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Structured versus unstructured references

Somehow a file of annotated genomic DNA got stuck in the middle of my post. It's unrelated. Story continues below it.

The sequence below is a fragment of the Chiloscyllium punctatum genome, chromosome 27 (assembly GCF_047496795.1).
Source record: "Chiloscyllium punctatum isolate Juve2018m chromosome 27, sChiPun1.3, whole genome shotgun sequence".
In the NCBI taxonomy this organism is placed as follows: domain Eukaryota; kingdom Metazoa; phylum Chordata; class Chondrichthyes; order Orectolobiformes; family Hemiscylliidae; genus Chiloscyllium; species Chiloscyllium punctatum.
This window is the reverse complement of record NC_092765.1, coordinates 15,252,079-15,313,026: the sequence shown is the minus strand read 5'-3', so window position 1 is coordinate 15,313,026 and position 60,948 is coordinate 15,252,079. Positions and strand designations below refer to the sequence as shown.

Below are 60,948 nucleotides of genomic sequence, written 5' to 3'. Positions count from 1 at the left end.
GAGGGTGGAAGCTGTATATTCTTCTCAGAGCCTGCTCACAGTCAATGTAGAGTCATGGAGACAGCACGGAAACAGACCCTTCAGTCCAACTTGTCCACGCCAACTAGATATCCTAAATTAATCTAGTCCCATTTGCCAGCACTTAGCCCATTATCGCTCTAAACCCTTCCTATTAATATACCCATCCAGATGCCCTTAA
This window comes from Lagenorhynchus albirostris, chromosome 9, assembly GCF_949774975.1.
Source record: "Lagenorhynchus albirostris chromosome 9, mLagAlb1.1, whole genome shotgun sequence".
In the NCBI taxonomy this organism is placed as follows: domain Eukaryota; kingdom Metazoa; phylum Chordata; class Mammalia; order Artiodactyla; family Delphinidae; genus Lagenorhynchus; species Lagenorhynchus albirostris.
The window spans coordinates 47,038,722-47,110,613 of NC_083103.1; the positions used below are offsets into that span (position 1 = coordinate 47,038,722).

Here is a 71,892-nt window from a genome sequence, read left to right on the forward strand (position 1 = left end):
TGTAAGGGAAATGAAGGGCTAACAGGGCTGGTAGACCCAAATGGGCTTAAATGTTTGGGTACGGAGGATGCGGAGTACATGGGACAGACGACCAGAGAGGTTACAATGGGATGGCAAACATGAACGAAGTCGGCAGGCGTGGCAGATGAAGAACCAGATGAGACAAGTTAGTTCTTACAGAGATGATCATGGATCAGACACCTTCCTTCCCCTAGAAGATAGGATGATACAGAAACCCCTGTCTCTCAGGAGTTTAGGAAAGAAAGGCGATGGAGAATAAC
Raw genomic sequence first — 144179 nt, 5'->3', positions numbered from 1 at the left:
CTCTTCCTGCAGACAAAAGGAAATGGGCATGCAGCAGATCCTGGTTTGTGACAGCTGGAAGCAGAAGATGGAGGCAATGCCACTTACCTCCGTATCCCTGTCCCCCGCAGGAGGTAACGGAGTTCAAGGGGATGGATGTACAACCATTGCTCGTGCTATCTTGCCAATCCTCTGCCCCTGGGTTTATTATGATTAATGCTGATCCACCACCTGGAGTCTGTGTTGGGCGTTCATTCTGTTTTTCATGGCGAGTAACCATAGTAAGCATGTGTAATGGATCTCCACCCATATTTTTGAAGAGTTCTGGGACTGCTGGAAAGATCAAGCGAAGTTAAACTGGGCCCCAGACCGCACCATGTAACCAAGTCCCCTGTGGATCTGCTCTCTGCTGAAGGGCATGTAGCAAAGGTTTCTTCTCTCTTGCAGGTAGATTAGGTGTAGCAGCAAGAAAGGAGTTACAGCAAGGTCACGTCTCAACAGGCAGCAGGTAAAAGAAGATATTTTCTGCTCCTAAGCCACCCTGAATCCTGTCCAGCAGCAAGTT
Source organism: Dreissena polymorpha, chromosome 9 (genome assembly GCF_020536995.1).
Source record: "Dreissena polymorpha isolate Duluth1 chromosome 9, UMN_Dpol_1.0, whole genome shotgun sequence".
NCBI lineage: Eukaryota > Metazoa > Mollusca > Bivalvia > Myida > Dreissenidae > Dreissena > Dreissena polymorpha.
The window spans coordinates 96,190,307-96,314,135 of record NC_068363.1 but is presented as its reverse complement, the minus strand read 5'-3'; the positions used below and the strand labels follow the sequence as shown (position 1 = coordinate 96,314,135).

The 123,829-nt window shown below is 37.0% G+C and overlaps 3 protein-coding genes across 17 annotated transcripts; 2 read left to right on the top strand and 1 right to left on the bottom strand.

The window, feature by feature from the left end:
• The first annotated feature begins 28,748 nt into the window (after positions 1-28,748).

Like the employment interview, references can be classified on the basis of how structured or standardized they are, ranging from completely unstructured (‘What do you think of X?’) to totally structured (e.g., standardized multiple-choice questions, checklists and ratings). The latter require referees to address predefined areas and are often merely tickboxes. One of the most well-known structured references is the US Employment Recommendation Questionnaire (ERQ), developed for the civil service and investigated in many psychological studies. The ERQ covers five core areas referring to the candidate’s competence or ability, reputation or character, qualifications relevant to the job, employability by the referee, and prior record of any problems at work. McCarthy and Goffin (2001) tested three rating items (rating on multi-item scales or making global trait ratings) and found the relative percentile method the best: that is where people rate an individual compared to the peer group. They gave a rating (percentage) that refers to the percentage of people in the applicant’s peer group who would score lower than the applicant did.

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